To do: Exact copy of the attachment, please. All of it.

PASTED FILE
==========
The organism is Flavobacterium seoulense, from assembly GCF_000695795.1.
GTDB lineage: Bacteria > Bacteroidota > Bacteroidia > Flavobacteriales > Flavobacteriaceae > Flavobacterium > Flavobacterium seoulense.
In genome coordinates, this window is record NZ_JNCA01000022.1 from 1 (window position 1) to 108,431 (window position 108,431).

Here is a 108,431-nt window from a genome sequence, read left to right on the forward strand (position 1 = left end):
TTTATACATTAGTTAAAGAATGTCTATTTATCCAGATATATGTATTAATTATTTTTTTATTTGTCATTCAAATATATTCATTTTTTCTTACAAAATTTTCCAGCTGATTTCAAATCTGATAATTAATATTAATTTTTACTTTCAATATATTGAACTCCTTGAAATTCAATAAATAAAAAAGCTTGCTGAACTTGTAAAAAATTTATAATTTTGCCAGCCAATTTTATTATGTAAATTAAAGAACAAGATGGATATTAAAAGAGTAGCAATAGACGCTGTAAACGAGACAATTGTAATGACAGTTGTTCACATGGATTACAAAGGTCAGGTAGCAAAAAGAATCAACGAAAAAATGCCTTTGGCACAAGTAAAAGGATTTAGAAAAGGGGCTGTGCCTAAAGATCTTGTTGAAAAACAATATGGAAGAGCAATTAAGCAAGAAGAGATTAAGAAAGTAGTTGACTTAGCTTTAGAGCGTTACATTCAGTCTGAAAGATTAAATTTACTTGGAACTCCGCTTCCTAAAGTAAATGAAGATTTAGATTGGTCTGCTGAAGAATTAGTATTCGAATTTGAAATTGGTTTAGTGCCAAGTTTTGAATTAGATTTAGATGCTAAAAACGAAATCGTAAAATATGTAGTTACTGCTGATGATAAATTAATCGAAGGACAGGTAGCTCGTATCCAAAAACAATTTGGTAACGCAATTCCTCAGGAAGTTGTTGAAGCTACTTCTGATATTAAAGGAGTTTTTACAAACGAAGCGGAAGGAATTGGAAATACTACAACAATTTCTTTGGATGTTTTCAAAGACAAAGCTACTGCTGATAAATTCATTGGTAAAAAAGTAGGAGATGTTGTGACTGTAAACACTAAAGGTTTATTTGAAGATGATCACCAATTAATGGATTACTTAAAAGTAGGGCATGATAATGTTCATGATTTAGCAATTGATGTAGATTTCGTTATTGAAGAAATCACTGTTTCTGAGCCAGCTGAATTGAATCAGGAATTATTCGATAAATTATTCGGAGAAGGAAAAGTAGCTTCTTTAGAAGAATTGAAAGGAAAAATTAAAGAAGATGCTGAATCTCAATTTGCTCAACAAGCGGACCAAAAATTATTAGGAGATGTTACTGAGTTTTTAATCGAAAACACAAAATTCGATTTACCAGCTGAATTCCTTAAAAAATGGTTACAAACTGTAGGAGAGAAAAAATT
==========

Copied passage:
The organism is Flavobacterium seoulense, from assembly GCF_000695795.1.
GTDB lineage: Bacteria > Bacteroidota > Bacteroidia > Flavobacteriales > Flavobacteriaceae > Flavobacterium > Flavobacterium seoulense.
In genome coordinates, this window is record NZ_JNCA01000022.1 from 1 (window position 1) to 108,431 (window position 108,431).

Here is a 108,431-nt window from a genome sequence, read left to right on the forward strand (position 1 = left end):
TTTATACATTAGTTAAAGAATGTCTATTTATCCAGATATATGTATTAATTATTTTTTTATTTGTCATTCAAATATATTCATTTTTTCTTACAAAATTTTCCAGCTGATTTCAAATCTGATAATTAATATTAATTTTTACTTTCAATATATTGAACTCCTTGAAATTCAATAAATAAAAAAGCTTGCTGAACTTGTAAAAAATTTATAATTTTGCCAGCCAATTTTATTATGTAAATTAAAGAACAAGATGGATATTAAAAGAGTAGCAATAGACGCTGTAAACGAGACAATTGTAATGACAGTTGTTCACATGGATTACAAAGGTCAGGTAGCAAAAAGAATCAACGAAAAAATGCCTTTGGCACAAGTAAAAGGATTTAGAAAAGGGGCTGTGCCTAAAGATCTTGTTGAAAAACAATATGGAAGAGCAATTAAGCAAGAAGAGATTAAGAAAGTAGTTGACTTAGCTTTAGAGCGTTACATTCAGTCTGAAAGATTAAATTTACTTGGAACTCCGCTTCCTAAAGTAAATGAAGATTTAGATTGGTCTGCTGAAGAATTAGTATTCGAATTTGAAATTGGTTTAGTGCCAAGTTTTGAATTAGATTTAGATGCTAAAAACGAAATCGTAAAATATGTAGTTACTGCTGATGATAAATTAATCGAAGGACAGGTAGCTCGTATCCAAAAACAATTTGGTAACGCAATTCCTCAGGAAGTTGTTGAAGCTACTTCTGATATTAAAGGAGTTTTTACAAACGAAGCGGAAGGAATTGGAAATACTACAACAATTTCTTTGGATGTTTTCAAAGACAAAGCTACTGCTGATAAATTCATTGGTAAAAAAGTAGGAGATGTTGTGACTGTAAACACTAAAGGTTTATTTGAAGATGATCACCAATTAATGGATTACTTAAAAGTAGGGCATGATAATGTTCATGATTTAGCAATTGATGTAGATTTCGTTATTGAAGAAATCACTGTTTCTGAGCCAGCTGAATTGAATCAGGAATTATTCGATAAATTATTCGGAGAAGGAAAAGTAGCTTCTTTAGAAGAATTGAAAGGAAAAATTAAAGAAGATGCTGAATCTCAATTTGCTCAACAAGCGGACCAAAAATTATTAGGAGATGTTACTGAGTTTTTAATCGAAAACACAAAATTCGATTTACCAGCTGAATTCCTTAAAAAATGGTTACAAACTGTAGGAGAGAAAAAATT